Picture: REUTERS
Picture: REUTERS

MTN Group says it has addressed concerns about its black economic empowerment (BEE) scheme after a commission found that the structure did not adhere to the objectives of the Empowerment Act.

On Thursday, the broad-based BEE (B-BBEE) commission, which monitors Empowerment Act progress and compliance, issued final findings and recommendations following an investigation into the network operator’s Zakhele Futhi empowerment scheme.

The BEE vehicle, which was launched in 2016 and owns about 4% of MTN, was set up to afford qualifying black investors the opportunity to apply for shares at a discounted rate.

But according to the B-BBEE commission, the restrictions and limitations placed on the black shareholders were at odds with the requirements for ownership in the codes of good practice.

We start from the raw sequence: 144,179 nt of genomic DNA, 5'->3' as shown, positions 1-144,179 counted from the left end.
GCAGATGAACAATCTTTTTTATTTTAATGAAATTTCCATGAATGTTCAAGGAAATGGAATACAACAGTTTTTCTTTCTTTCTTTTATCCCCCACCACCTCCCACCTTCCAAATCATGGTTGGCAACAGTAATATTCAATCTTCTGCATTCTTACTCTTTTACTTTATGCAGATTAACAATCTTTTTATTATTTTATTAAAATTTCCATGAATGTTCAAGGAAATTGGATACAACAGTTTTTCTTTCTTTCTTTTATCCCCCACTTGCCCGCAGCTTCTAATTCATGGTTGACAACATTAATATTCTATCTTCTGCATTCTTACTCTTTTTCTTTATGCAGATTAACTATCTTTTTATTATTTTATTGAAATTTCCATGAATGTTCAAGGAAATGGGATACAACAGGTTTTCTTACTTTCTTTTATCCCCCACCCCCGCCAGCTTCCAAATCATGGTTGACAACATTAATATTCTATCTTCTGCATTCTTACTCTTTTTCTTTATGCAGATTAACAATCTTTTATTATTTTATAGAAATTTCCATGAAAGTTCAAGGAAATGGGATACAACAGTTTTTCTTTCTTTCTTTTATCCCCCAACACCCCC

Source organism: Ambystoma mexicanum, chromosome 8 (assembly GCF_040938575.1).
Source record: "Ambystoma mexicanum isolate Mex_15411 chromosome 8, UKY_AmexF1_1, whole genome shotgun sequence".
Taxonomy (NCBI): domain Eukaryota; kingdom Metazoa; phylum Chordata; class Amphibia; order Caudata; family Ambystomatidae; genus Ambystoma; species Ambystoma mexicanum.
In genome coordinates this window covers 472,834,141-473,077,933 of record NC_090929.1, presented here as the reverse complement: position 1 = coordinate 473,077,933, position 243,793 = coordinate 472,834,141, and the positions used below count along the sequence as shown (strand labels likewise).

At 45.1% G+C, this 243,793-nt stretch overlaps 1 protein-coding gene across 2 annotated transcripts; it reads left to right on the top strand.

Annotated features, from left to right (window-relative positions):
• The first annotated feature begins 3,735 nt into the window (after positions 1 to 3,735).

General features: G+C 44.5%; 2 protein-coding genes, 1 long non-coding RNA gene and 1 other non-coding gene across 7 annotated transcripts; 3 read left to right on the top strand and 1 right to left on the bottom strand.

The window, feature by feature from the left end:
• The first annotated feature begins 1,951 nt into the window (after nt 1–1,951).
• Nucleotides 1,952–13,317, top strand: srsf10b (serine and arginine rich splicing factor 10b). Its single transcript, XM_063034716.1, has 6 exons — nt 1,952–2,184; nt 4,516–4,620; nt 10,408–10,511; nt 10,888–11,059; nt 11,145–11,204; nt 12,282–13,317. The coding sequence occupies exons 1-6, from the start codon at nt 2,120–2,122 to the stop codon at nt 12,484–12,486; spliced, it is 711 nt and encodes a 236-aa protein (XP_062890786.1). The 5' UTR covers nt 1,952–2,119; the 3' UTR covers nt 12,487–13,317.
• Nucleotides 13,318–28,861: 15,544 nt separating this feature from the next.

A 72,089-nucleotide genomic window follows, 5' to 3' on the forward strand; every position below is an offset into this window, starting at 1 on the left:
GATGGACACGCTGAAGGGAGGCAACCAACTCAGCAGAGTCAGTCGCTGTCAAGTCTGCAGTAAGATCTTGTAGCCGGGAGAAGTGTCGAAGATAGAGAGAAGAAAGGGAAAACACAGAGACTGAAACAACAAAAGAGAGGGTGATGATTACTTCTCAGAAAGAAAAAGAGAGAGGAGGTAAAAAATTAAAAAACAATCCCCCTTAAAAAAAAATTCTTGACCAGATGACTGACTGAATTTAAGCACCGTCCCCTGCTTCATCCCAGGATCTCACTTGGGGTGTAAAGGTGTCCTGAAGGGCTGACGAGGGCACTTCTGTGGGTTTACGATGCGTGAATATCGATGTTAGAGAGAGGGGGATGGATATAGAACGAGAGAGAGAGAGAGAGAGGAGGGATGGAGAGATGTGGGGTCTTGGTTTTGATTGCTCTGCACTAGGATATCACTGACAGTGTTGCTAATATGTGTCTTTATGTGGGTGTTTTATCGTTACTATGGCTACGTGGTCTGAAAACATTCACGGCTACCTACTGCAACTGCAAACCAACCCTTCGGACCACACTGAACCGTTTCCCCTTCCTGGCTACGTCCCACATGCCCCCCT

The commission issued remedial recommendations, including changes to the scheme’s governing documents, including the relationship agreement granting black shareholders effective rights, control, participation and economic benefits in respect of their stakes.

“MTN Group takes note of the commission’s announcement that MTN’s voluntary remedial actions have addressed concerns raised by the commission,” the network operator said late on Thursday in response to questions.

MTN said the scheme “meaningfully advances empowerment”, conforms to the relevant legislation, promotes the objectives of that legislation, and that its terms and structure “are reasonable and commercially justifiable”.

“However, MTN recognises that empowerment is a journey and remains committed to advancing transformation, and it is in that spirit that in engagements with the commission, MTN in good faith voluntarily offered to effect certain enhancements to the scheme.

“Both of MTN’s schemes were implemented by way of transparent public offers and in line with similar schemes implemented by other major JSE-listed companies.”

hedleyn@businesslive.co.za